Alternative energy production took another small progressive step recently when the first commercial cellulosic ethanol plant made its debut during a grand opening in Iowa this month. Dubbed Project Liberty, the plant, which costs roughly $275 million, is backed by South Dakota ethanol giant POET, as well as a Dutch group called DSM. Cellulosic ethanol derives from biomass like corn stalks and leaves, as well as other forms of organic waste, much of which is collected after a corn harvest.

The cellulosic ethanol initiative holds a great deal of environmental promise, as it can reduce emissions by up to 86% compared to regular gasoline. In fact, Project Liberty is only the first of three separate, major cellulosic ethanol projects in the U.S. planned for 2014. Industry giant Dupont is even scheduled to enter the fray with a new plant expected to produce 30 million gallons per year. While supporters of biomass-based ethanol hail Project Liberty as a triumph, numerous obstacles stand in the way of cellulosic ethanol’s success.

For one, a great deal of expense has gone into the development of new technologies needed to derive ethanol from the collected waste and other materials. Another problem is that the gasoline pumped by consumers only contains up to 10% ethanol, which means that there is a finite, and potentially small amount of cellulosic ethanol that can actually be sold and used on the U.S. market.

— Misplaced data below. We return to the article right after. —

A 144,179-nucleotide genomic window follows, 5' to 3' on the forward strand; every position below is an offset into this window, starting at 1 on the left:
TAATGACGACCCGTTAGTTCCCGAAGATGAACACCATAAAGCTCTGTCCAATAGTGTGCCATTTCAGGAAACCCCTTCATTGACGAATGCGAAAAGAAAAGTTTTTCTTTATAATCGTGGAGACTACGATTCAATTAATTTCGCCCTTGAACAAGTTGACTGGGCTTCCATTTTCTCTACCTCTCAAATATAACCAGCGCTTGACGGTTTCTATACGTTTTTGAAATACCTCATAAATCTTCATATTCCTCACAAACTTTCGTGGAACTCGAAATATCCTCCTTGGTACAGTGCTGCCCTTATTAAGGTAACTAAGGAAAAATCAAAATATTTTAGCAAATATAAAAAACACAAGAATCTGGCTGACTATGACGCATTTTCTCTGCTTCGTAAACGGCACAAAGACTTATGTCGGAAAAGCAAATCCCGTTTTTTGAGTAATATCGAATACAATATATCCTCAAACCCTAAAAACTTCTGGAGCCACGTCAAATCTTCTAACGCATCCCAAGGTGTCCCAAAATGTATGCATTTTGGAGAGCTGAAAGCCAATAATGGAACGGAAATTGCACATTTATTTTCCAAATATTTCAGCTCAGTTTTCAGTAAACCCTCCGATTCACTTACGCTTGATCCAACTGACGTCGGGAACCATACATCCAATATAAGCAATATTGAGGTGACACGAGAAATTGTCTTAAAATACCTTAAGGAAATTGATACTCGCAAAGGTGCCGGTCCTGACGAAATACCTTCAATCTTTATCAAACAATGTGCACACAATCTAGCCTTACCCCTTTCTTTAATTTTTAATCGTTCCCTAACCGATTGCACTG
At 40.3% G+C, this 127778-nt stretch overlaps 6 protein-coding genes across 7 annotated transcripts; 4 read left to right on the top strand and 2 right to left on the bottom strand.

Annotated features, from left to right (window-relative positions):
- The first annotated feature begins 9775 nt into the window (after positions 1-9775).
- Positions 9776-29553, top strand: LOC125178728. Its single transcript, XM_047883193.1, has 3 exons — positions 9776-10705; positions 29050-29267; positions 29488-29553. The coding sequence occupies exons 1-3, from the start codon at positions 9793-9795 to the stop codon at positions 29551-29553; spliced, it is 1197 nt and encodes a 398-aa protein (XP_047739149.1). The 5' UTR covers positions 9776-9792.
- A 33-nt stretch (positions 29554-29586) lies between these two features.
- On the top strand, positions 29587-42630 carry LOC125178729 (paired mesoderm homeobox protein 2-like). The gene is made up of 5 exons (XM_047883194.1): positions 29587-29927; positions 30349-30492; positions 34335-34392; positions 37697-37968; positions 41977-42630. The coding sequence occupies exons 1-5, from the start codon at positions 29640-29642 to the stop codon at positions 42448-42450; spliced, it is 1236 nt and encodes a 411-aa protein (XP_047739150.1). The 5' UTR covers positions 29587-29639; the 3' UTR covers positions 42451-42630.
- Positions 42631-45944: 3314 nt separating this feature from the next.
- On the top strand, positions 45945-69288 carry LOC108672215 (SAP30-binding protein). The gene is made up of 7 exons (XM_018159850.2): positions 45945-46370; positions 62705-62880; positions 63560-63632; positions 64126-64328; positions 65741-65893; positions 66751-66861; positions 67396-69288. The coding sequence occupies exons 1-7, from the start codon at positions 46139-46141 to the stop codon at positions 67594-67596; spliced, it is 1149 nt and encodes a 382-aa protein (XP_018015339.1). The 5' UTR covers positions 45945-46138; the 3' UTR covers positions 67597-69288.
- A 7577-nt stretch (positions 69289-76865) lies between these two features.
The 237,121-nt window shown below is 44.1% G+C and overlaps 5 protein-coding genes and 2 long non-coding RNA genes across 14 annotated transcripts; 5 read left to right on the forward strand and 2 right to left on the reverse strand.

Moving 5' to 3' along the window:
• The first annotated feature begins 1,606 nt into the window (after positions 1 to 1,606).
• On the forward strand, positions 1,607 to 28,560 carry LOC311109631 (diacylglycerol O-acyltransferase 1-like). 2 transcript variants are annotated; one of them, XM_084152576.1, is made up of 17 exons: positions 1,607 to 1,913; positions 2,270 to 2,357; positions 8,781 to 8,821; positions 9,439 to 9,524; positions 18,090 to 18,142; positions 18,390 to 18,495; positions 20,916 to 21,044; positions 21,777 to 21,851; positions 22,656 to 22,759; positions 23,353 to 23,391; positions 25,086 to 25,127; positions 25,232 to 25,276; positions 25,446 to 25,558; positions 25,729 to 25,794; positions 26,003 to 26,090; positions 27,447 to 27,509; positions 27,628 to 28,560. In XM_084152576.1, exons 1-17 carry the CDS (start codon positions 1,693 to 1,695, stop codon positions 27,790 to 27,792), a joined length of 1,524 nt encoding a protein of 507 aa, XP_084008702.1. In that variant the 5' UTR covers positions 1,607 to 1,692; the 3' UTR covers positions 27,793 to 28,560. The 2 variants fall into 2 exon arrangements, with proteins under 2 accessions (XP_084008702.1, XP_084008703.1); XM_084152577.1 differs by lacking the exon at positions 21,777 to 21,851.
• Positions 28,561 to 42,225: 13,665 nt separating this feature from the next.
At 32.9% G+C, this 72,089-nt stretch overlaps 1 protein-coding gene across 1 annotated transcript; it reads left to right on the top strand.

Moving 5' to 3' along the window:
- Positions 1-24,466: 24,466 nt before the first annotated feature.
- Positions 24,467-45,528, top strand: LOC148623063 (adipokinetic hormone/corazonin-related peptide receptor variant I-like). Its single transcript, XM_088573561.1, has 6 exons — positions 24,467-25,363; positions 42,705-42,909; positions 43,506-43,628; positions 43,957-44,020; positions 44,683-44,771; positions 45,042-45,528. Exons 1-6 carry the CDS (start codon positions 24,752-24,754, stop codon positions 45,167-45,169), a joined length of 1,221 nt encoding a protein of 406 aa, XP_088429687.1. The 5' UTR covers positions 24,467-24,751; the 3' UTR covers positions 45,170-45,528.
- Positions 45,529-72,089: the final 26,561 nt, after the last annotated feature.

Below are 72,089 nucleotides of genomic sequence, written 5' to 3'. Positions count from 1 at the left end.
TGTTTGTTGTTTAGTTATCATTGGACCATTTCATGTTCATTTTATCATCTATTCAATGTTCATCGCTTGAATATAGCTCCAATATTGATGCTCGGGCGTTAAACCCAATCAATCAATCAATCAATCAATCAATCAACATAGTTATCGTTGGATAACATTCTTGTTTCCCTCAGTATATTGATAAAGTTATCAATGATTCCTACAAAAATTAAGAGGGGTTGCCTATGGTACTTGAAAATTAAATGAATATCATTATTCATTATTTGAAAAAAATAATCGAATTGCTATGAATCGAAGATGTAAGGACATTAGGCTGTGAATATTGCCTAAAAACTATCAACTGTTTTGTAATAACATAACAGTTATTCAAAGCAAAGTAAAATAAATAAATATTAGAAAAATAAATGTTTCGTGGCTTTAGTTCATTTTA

Yet another issue concerns the value of the corn stover (the term applied to the stalks and leaves left over after a harvest) to farmers and their land. A study showed that the removal of all of the stover after a harvest can actually be destructive to the soil, decreasing a farmer’s ability to grow corn there. Therefore, harvesters of biomass are limited to removing only about 25% of the stover and storing it, not to mention that special baling equipment must be used to accomplish this, meaning many farmers are unwilling to take on the risks of the whole process.

On top of all the concerns regarding cellulosic ethanol listed above, oil lobbyists convinced the EPA to lower its targeted gallon amount of the ethanol from a robust 1 billion gallons to a paltry 1 million in 2013. Although 2014’s target was raised to 17 million gallons, the powers that be have manufactured low expectations for the new fuel source. Despite the odds stacked against them, POET hopes to produce 14 million gallons out of Project Liberty in 2014. With more projects sprouting up later in the year, cellulosic ethanol may still prove to be a somewhat common, viable source of fuel production in the very near future.


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